EAGLE St.- to Index

New Arts Programme to Explore the Cutting Edge

The Finnish Institute is to launch a new programme in support of contemporary - and challenging - Finnish arts in the UK. The launch project is a 12 week collaboration with Beaconsfield arts organisation in London during the autumn of 1996. The first part of the project consists of the Rax exhibition, which introduces six Finnish visual artists working with various media. The second part, Rude Mechanic, is a project which explores the visualisation of sound. The project will feature artists Hayley Newman and David Crawforth. A seminal component of Rude Mechanic will be a four week residency by the Finnish group Panasonic at Beaconsfield.

"We are very pleased to collaborate with Beaconsfield. They have a beautiful exhibition space and an innovative approach to showing contemporary work," says Jali Wahlsten, Cultural Affairs Officer at the Finnish Institute.

"We are out looking for possible British partners in further phases of our ongoing programme. The focus will be in contemporary visual arts, performance, design, music and fashion: mainly those areas where the British are exceptionally good, but where the Finns could add a distinctive new flavour."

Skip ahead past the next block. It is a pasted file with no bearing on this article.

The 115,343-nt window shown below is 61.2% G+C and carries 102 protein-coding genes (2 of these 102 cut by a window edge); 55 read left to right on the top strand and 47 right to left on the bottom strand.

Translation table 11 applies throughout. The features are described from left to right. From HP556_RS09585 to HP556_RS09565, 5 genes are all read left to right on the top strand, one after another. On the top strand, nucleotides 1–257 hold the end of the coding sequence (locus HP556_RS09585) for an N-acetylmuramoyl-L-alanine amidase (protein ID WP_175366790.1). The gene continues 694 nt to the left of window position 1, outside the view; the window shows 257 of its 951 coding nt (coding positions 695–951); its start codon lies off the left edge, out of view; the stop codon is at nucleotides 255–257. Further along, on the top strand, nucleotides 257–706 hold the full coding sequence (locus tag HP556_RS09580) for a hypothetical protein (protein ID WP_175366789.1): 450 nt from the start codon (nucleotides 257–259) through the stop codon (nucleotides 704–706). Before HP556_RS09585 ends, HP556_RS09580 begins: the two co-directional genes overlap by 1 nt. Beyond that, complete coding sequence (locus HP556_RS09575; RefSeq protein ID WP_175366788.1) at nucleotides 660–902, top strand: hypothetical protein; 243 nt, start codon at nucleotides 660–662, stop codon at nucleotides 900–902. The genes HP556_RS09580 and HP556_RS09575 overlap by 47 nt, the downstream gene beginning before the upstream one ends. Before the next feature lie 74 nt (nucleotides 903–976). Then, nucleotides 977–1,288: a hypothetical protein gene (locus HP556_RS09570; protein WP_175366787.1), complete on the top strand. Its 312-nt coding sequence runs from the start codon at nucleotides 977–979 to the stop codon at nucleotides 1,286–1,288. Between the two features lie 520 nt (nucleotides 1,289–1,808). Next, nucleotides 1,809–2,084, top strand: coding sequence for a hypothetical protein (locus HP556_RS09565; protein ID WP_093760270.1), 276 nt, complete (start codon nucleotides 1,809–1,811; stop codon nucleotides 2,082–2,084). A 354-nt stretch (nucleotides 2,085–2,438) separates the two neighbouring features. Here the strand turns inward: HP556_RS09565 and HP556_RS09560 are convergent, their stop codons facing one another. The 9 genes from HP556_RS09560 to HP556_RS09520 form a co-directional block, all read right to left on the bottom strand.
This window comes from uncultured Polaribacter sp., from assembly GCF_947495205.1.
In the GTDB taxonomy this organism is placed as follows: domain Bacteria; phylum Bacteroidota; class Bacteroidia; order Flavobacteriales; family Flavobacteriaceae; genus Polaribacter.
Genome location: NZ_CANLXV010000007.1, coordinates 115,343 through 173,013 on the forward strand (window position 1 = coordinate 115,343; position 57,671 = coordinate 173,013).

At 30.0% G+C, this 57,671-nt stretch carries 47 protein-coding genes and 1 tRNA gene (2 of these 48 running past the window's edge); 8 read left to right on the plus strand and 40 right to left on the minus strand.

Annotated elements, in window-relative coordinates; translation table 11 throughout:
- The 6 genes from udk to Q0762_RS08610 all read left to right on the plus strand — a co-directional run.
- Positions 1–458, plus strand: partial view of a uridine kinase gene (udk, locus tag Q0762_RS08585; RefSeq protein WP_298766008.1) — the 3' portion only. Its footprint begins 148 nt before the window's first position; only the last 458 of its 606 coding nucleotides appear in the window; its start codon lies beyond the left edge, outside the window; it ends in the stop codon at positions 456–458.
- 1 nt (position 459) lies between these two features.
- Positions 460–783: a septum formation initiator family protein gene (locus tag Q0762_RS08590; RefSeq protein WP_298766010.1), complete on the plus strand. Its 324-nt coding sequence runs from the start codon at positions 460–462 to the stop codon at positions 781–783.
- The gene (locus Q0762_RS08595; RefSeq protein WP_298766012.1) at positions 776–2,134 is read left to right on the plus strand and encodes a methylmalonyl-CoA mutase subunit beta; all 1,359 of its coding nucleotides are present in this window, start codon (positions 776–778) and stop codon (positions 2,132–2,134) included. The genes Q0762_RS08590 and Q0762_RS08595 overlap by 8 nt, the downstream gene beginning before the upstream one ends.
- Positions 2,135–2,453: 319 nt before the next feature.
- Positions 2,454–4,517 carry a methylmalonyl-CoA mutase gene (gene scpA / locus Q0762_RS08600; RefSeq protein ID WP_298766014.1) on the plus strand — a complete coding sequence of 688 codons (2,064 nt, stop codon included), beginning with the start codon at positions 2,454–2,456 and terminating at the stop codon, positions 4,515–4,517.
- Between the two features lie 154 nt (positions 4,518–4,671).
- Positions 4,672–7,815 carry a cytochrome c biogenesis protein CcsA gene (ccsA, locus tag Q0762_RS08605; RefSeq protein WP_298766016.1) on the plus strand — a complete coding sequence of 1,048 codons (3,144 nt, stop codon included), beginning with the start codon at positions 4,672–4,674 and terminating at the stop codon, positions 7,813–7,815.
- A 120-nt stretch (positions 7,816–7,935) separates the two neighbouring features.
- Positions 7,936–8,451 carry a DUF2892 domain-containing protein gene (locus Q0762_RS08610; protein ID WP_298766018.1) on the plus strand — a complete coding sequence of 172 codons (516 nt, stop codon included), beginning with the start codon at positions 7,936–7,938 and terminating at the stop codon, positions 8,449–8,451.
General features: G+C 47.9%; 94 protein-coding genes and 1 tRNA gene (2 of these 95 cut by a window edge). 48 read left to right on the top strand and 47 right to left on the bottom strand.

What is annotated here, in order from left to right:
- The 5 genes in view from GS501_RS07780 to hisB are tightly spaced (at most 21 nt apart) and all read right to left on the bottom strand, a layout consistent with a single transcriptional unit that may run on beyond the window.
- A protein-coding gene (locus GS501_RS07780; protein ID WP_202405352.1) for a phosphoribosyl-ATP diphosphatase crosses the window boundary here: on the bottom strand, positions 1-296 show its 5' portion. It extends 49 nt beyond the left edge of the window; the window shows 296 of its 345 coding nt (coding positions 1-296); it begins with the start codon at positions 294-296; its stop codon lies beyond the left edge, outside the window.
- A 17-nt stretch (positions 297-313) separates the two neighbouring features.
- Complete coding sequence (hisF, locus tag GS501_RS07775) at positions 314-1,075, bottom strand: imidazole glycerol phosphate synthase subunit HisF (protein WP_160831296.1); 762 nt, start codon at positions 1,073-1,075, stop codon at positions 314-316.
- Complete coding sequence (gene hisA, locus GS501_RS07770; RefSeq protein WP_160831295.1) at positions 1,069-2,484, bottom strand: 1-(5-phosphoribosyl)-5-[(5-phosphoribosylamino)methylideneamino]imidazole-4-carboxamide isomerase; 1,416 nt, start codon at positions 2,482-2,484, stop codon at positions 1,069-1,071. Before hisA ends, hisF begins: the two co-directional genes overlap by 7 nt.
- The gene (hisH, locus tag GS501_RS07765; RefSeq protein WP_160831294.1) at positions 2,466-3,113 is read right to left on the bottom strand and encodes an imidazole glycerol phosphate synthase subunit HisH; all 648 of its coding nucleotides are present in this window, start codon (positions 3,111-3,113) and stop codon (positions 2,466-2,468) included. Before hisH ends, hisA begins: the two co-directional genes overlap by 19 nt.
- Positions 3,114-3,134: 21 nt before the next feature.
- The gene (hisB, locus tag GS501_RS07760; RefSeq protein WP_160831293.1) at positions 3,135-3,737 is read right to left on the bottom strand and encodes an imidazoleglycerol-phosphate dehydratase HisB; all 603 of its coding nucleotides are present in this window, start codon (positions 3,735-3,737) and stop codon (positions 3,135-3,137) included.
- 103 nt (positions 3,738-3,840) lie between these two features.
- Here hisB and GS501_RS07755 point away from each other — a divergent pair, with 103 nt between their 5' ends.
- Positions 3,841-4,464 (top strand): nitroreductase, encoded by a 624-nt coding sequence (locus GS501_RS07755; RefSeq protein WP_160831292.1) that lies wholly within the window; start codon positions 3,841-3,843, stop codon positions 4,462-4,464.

"There is so much for us to learn from our British counterparts, but at the same time we can offer ‘unexplored territory’ and hopefully also original ideas for these highly saturated cultural industries."

"Obviously the Finnish market for arts is very different to that in Britain. This is partly because of its small size. Only the mainstream survives. Finnish artists working in the extreme avant-garde would in general have a better chance in London than in Helsinki to attract their ideal audience."

"There is very little correlation between what will succeed in Finland and what would succeed in Britain. We start off by being marginal: everything from Finland is marginal in Britain. Rather than thinking what has succeeded in Finland, we have to learn the British market, the mechanisms, the players, the artworld. This means distancing ourselves from the Finnish perspective. We should ask ‘What would you like to have?’ instead of saying ‘This is what we have to offer’."

For further information concerning the Finnish Institute’s arts programme please contact Jali Wahlsten, Cultural Affairs Officer at the Finnish Institute, tel. 0171-404 3309.

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